Life cycle sustainability assessment of autonomous heavy-duty trucks
MetadataShow full item record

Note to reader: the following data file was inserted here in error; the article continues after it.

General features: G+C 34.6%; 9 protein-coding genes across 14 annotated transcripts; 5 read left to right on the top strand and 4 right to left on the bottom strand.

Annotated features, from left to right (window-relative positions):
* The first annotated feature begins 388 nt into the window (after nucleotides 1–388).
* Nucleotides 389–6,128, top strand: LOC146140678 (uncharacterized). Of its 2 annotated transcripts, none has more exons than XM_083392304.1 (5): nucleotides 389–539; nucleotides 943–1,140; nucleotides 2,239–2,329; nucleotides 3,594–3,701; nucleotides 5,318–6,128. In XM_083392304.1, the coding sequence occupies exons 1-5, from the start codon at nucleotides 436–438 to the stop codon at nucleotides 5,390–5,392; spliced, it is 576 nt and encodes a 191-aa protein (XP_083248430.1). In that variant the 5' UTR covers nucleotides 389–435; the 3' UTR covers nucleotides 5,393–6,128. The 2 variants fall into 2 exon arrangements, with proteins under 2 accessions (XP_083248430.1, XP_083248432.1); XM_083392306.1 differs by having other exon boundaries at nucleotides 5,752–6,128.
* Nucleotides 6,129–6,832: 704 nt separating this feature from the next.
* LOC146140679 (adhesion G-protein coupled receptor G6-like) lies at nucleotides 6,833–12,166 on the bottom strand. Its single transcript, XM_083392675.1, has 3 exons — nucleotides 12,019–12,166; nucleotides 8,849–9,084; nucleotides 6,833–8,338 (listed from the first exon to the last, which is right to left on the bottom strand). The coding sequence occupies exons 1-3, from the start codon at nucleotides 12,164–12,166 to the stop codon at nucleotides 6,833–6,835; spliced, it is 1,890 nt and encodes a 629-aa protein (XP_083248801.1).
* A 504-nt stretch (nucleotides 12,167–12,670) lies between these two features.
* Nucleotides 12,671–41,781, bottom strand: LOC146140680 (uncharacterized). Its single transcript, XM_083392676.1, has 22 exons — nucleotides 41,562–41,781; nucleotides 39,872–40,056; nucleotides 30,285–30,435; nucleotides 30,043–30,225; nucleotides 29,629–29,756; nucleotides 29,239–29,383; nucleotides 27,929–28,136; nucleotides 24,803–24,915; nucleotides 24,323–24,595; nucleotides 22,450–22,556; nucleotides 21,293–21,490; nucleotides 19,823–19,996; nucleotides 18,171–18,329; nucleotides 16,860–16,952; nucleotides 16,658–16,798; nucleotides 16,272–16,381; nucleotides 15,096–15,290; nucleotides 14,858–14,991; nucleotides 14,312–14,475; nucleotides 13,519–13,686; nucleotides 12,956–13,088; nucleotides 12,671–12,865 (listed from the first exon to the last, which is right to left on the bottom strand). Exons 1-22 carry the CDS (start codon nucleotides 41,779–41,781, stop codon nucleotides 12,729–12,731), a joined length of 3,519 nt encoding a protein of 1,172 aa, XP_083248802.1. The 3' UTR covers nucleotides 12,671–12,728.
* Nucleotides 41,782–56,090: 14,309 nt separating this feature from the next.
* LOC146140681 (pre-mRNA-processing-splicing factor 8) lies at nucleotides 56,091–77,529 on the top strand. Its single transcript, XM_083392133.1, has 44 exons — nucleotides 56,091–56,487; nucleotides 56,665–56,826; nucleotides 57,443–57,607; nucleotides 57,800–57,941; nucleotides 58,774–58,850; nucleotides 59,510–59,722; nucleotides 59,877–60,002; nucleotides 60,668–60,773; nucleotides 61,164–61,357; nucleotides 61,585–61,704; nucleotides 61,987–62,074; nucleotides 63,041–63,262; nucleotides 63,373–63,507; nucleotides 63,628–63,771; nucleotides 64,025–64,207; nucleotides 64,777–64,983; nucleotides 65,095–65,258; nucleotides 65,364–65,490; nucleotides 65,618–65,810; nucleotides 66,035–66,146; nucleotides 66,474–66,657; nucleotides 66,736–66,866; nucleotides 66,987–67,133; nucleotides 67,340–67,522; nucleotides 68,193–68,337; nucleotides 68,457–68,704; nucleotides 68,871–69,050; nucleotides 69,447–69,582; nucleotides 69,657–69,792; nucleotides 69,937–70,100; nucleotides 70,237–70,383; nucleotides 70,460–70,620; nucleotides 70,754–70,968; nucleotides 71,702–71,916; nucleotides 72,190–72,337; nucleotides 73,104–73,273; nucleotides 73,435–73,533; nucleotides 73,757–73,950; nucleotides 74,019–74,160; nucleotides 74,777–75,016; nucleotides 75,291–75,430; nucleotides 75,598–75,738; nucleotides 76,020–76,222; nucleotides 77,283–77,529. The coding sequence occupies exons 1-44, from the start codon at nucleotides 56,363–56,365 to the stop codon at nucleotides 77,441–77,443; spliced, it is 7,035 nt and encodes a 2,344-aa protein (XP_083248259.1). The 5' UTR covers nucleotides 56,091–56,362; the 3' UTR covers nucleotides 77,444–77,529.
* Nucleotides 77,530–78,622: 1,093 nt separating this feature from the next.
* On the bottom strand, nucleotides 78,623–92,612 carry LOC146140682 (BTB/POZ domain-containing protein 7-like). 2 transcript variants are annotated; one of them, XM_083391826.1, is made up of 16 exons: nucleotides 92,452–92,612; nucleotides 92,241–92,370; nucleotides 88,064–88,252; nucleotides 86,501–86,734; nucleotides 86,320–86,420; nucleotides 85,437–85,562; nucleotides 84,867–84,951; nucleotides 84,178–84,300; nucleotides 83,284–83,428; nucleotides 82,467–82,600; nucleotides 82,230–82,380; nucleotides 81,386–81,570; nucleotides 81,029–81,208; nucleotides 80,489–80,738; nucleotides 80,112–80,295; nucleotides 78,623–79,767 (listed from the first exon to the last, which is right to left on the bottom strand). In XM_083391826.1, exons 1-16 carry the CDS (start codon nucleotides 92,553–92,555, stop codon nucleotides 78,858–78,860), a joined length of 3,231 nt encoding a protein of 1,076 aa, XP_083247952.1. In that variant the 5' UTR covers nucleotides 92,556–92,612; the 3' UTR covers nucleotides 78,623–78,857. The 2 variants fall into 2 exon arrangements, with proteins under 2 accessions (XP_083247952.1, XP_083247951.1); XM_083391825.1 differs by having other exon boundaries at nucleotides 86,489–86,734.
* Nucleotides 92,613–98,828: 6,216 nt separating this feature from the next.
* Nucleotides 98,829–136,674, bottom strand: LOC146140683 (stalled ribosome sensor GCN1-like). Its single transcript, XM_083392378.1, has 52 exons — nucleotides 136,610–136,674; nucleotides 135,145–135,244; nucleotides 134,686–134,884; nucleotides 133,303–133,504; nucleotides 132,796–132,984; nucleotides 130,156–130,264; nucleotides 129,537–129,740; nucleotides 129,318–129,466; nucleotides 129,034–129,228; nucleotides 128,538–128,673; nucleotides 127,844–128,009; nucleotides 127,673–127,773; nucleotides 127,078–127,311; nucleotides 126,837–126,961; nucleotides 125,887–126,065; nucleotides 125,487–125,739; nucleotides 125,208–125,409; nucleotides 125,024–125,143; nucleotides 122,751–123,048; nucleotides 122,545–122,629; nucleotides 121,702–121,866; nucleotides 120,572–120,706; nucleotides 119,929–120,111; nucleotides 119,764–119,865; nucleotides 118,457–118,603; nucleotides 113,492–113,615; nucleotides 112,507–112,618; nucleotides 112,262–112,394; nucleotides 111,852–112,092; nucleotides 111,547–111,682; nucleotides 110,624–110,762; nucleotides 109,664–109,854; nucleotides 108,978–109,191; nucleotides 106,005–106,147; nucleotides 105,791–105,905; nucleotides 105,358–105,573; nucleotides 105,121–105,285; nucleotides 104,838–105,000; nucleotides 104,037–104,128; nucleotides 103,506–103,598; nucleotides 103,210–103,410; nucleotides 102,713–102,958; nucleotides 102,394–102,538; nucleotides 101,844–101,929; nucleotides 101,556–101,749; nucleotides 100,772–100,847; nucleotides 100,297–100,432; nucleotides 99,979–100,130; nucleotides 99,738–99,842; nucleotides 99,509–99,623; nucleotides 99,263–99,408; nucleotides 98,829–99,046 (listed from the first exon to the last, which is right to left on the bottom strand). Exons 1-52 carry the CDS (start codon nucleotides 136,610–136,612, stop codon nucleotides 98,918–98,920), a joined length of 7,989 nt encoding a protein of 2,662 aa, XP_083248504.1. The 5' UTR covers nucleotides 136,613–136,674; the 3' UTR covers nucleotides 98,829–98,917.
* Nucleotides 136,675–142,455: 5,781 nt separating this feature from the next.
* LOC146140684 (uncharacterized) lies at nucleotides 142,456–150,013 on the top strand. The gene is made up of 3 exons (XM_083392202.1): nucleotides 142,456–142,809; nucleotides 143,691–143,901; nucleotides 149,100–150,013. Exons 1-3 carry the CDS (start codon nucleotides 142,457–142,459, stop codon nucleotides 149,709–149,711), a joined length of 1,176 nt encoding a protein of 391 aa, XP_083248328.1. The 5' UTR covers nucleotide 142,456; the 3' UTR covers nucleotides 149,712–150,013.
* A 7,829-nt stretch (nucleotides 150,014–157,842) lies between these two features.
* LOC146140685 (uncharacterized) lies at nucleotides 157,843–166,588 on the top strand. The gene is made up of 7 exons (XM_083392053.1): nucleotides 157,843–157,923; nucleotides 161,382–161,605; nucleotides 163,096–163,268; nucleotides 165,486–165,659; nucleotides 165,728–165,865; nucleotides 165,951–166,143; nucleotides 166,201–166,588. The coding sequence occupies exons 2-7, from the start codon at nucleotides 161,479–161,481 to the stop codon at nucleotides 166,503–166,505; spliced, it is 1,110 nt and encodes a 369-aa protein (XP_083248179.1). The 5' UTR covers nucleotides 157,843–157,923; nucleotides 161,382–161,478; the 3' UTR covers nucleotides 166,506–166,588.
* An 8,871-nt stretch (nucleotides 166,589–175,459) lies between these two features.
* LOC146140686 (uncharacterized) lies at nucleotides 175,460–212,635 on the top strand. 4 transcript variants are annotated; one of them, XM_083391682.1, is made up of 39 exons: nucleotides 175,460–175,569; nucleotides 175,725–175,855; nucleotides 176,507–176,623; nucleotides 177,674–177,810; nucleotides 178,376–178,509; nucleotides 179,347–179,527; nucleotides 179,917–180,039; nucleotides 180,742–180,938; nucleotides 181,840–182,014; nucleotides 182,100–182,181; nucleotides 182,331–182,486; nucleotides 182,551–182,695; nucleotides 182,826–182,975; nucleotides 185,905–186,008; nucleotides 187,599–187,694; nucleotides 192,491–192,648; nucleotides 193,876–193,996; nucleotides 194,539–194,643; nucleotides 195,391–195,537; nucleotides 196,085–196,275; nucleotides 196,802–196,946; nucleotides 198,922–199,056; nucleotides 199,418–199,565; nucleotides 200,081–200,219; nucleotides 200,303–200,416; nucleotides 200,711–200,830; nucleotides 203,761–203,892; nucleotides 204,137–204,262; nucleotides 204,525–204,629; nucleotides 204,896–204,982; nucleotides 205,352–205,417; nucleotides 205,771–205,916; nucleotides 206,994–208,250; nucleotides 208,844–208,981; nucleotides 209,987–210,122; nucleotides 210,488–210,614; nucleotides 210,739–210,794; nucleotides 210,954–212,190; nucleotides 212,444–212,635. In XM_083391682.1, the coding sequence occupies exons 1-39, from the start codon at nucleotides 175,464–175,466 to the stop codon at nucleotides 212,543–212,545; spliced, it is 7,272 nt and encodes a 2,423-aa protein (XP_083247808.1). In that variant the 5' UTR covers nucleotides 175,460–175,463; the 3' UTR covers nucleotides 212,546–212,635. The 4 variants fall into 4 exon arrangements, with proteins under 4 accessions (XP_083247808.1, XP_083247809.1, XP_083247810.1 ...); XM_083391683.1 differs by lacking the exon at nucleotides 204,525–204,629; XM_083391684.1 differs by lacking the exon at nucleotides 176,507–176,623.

Connected and automated vehicles (CAVs) are emerging technologies expected to bring important environmental, social, and economic improvements in transportation systems. Given their implications in terms of air quality and sustainable and safer movement of goods, heavy-duty trucks (HDTs), carrying the majority of U.S. freight, are considered an ideal domain for the application of CAV technology. An input–output (IO) model is developed based on the Eora database—a detailed IO database that consists of national IO tables, covering almost the entire global economy. Using the Eora-based IO model, this study quantifies and assesses the environmental, economic, and social impacts of automated diesel and battery electric HDTs based on 20 macro-level indicators. The life cycle sustainability performances of these HDTs are then compared to that of a conventional diesel HDT. The study finds an automated diesel HDT to cause 18% more fatalities than an automated electric HDT. The global warming potential (GWP) of automated diesel HDTs is estimated to be 4.7 thousand metric tons CO2-eq. higher than that of automated electric HDTs. The health impact costs resulting from an automated diesel HDT are two times higher than that of an automated electric HDT. Overall, the results also show that automation brings important improvements to the selected sustainability indicators of HDTs such as global warming potential, life cycle cost, GDP, decrease in import, and increase in income. The findings also show that there are significant trade-offs particularly between mineral and fossil resource losses and environmental gains, which are likely to complicate decision-making processes regarding the further development and commercialization of the technology.